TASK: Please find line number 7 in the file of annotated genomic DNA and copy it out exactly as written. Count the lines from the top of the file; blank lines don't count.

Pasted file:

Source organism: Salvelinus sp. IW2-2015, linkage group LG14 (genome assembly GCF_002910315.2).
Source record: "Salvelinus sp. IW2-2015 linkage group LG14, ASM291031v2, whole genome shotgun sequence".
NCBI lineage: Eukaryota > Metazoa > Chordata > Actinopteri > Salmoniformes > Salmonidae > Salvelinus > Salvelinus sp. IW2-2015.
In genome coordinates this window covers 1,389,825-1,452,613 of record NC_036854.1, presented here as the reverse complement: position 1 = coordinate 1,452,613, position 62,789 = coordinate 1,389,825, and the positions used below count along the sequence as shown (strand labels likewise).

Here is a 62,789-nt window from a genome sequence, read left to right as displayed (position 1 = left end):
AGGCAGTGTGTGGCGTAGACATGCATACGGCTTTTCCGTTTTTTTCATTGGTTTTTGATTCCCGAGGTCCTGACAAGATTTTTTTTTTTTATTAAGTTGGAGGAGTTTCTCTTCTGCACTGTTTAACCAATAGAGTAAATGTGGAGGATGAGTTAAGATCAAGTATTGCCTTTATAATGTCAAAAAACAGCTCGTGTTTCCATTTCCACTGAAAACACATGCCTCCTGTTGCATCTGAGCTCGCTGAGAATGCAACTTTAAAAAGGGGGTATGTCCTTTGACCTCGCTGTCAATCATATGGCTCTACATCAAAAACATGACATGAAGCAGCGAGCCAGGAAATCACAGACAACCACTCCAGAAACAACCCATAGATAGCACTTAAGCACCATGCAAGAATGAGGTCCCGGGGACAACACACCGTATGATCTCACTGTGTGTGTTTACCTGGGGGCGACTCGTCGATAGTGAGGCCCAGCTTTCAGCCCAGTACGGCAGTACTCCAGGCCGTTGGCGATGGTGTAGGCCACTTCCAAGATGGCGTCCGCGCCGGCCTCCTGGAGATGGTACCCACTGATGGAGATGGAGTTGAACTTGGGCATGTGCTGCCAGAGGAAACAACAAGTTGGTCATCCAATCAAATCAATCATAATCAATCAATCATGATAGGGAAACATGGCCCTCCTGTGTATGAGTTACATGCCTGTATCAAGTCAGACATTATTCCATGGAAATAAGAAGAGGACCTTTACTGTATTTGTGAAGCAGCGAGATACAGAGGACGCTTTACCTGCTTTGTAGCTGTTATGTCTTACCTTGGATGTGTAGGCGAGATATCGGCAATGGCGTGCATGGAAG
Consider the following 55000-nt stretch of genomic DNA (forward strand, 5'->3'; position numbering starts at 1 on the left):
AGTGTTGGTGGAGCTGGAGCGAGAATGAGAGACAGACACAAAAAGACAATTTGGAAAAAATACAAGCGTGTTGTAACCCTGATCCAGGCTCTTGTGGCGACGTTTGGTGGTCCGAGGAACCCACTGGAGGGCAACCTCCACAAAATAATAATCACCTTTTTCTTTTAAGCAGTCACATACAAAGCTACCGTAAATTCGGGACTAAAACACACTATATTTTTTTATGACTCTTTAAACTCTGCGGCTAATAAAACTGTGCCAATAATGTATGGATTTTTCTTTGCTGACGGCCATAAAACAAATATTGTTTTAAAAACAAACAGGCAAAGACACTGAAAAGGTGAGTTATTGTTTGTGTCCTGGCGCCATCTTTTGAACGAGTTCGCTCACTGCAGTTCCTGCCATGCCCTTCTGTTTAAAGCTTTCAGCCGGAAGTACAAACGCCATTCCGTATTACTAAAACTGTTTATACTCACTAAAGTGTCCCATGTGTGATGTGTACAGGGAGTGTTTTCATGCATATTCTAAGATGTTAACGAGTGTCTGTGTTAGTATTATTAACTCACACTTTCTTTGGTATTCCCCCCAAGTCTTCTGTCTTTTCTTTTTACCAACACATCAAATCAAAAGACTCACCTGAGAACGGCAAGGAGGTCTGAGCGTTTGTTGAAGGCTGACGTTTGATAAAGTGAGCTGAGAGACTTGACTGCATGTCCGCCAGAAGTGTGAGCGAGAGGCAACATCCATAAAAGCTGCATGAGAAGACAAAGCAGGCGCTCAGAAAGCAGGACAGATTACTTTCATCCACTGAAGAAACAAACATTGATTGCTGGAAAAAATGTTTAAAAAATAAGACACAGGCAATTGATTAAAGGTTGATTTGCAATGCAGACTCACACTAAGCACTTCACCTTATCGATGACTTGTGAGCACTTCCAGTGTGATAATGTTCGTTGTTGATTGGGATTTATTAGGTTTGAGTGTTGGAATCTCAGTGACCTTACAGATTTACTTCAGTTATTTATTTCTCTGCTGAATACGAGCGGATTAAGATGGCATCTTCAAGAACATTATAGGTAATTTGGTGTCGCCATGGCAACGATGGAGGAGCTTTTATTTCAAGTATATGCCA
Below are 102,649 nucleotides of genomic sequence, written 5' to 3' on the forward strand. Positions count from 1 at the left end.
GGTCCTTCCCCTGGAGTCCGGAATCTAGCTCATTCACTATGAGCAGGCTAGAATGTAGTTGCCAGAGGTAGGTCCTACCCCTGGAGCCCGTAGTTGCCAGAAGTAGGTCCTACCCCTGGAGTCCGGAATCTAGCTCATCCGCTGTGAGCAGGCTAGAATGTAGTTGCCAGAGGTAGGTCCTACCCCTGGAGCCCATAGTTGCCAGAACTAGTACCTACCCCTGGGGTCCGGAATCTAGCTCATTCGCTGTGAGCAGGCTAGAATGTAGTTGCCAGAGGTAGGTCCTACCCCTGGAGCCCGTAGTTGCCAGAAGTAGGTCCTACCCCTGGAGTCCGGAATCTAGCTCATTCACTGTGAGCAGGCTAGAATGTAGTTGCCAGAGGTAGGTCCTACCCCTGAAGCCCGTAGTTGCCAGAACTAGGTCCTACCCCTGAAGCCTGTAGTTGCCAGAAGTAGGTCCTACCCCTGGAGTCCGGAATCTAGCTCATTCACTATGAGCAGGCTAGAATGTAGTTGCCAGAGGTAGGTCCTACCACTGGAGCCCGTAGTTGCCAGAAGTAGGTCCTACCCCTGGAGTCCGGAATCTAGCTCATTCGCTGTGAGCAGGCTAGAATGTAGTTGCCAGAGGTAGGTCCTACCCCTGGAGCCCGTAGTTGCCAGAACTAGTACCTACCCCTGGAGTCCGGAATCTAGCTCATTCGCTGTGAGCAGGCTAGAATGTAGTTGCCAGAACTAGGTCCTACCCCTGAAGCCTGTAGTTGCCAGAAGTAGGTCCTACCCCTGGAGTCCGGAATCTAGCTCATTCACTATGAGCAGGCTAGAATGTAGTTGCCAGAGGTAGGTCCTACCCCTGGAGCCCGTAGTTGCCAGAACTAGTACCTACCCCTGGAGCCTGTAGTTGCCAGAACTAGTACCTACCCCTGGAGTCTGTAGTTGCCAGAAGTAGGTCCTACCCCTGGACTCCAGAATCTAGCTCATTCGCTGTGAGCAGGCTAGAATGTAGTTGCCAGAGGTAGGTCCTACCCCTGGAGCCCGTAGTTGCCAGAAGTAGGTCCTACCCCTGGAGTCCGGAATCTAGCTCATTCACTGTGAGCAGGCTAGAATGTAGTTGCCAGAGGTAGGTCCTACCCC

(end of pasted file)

Consider the following 55000-nt stretch of genomic DNA (forward strand, 5'->3'; position numbering starts at 1 on the left):